In light of the horrific tragedy that took place on Spring Garden Street this weekend, it’s worth giving an update on the street, and where the protected lanes for it stand.
As many know, a plan was birthed in 2010 to create a middle-lane “Greenway” on Spring Garden Street, which would be part of the East Coast Greenway, a series of paths along the eastern United States which, when complete, will connect from Maine to the southern tip of Florida, and will be completely rideable by bicycle.
But that plan is not complete. And in the meantime, Spring Garden Street has some of the most-used east-west bike lanes in the city.
Depending on the block, Spring Garden Street’s bike lanes east of the Schuylkill River are either standard 5-foot lanes, or buffered lanes, the latter of which are striped with a small painted buffer between the bicycle lane and the motor vehicle lane. Before last summer, Spring Garden Street featured only standard bike lanes, so when it was restriped, putting in a buffer on some streets was considered an upgrade.
But long-term, this bike lane, like bike lanes all over Philadelphia, needs physical protection.
And there is still a plan for that. But it’s changed. Instead of a median Greenway-style trail through the Center of Spring Garden Street, as of a couple weeks ago, the project has turned into a parking-protected bike lane project with curb bumpouts, funds for which are still being raised. In our view, this is a better solution. A 2-way median path would have been confusing for riders and created a potential conflict at intersections.
Currently, full design (both preliminary and final) is estimated to be between $3-6 million with the construction costs estimated around $23-25 million in current construction dollars. At present, only a portion of the preliminary design costs have been raised. The project will cost will include in addition to the protected bike lanes, stormwater abatement, and removal of old trolley tracks. Numerous City Council ordinances are needed to begin the project, too.
Throughout the design process, the project will be presented to communities in Philadelphia around Spring Garden Street, which stretches from the Art Museum area, to Northern Liberties. There will be a meeting and happy hour at Roy Pitz Brew Pub on Spring Garden Street on June 5 for a quick update on where the plan stands.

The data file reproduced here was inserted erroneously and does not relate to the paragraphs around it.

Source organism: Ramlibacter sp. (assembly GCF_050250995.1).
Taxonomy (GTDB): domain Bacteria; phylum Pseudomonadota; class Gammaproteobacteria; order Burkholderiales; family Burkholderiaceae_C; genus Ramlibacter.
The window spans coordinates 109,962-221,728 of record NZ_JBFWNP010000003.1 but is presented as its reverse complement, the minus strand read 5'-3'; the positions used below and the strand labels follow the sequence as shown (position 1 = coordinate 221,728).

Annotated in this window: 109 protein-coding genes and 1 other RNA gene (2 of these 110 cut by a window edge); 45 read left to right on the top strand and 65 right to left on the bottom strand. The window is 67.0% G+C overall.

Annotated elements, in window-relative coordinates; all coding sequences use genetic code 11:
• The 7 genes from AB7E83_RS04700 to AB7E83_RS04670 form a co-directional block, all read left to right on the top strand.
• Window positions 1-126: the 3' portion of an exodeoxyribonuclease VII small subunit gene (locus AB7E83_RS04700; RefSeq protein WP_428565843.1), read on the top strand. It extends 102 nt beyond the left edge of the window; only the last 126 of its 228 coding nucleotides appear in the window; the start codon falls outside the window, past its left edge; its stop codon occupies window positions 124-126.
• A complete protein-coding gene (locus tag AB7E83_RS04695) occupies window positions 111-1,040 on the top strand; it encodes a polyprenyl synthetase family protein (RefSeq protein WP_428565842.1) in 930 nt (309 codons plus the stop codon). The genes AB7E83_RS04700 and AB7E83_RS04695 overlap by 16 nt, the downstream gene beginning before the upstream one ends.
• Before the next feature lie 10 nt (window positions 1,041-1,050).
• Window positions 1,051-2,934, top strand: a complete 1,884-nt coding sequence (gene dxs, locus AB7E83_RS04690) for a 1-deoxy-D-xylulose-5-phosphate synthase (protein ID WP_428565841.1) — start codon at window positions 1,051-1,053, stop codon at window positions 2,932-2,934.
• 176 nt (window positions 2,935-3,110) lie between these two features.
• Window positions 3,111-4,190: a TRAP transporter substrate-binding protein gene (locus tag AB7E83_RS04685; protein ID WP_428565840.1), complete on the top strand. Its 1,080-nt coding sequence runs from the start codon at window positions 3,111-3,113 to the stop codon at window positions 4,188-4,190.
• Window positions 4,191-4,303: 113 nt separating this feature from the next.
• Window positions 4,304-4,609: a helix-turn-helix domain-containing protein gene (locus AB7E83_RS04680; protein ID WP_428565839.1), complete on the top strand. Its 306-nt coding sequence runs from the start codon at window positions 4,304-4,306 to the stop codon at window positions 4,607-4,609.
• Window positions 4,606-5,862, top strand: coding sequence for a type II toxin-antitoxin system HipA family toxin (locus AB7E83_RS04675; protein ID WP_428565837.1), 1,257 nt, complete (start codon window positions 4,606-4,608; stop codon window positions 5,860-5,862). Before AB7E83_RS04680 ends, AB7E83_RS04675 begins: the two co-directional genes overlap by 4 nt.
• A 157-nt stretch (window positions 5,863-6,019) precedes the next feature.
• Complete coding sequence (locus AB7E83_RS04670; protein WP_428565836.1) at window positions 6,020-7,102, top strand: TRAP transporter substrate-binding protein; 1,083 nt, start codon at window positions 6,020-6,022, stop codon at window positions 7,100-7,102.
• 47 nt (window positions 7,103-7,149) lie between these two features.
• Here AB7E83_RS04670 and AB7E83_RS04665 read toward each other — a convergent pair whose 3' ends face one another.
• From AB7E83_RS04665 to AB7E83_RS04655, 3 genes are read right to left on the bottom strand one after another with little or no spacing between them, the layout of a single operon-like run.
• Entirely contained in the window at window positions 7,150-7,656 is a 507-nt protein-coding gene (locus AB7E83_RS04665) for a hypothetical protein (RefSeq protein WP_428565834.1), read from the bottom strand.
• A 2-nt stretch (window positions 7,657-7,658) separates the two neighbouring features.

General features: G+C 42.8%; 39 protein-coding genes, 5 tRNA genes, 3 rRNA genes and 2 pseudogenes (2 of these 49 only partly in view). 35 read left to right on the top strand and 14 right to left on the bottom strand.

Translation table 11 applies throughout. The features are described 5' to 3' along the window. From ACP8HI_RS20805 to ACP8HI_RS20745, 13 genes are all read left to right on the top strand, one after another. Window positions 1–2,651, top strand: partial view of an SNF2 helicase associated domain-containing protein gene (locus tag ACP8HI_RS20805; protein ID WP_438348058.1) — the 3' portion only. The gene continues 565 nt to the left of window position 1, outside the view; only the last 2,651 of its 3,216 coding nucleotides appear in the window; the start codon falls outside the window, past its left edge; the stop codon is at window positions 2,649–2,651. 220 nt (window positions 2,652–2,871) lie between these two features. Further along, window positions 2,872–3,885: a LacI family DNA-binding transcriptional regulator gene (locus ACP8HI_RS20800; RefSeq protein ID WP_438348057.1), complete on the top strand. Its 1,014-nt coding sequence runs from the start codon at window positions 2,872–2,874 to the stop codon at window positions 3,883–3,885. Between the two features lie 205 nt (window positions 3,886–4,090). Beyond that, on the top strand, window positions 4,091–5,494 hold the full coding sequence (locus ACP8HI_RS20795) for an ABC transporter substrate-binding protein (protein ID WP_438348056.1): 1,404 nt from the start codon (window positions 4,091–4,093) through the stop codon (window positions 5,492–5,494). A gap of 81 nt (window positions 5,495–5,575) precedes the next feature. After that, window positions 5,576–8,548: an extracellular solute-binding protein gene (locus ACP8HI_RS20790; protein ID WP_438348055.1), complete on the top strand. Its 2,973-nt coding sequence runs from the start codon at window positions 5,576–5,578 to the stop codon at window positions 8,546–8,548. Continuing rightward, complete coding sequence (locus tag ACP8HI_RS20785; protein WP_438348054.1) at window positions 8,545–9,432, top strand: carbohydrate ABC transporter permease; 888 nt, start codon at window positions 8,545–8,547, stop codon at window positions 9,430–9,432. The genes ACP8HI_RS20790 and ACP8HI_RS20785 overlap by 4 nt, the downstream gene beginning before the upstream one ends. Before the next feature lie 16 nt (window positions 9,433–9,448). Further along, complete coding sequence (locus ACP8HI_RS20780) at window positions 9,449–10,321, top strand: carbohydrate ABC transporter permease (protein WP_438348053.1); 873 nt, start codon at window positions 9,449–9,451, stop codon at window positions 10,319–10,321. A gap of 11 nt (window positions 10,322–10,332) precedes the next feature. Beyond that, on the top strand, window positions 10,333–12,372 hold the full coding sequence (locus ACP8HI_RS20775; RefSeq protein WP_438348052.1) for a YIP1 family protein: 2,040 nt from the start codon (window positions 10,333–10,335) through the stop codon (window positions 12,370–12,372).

Register here for the “update” meeting.
Another ripple: Because Spring Garden Street is a PennDOT road, state legislation that the Bicycle Coalition has been advocating for still needs to be brought up for a vote, especially since PennDOT will likely be involved with the construction. That bill is still sitting in the state Legislature, and we encourage you to send a message to Legislature leadership, demanding they vote and pass the bill, by clicking the button below.
If this sounds frustrating to you, you’re not alone. There are many, many steps that need to occur before a true protected bike lane can be realized on Spring Garden Street.
So, how do we speed up the process?
First, we need Harrisburg to pass the curb bill, which was sponsored by State Sen. Larry Farnese (D-Phila). The state and city’s hands are basically tied until that happens. If you haven’t yet, please click here to send a message directly to state leadership.
As the funds are being raised for the complete re-construction of the Spring Garden Street project, here’s our proposal:
- Flip the motor vehicle parking lane and the bike lane. We understand that this would be dependent upon passage of the Curb Bill. We also understand that the buffer between parked cars and the bike lane would be narrower than the buffer on West Chestnut Street, and there would still be a risk of getting “doored” in the bike lane by passengers exiting their car without looking. However, there already exists a risk of dooring.
- On blocks where there is not enough room for a buffer, consider eliminating on-street parking in non-residential areas and protect the bike lane with some sort of barrier.
Although this proposal is not a standard design, we believe that it would be a good option for both the city, and the very local residents of the areas that will be protected. There is no “If” Spring Garden Street will be protected—there is only a “When.”
Right now, the “when” is far in the future because of the funding and the legislation. If the City flips the parking and bicycling lane with less room than desirable as a pilot, it will give residents a better idea of what the street will look like, and how it will function, after the capital project is complete. Residents will also be better informed when it comes time to choose a final design for the corridor.
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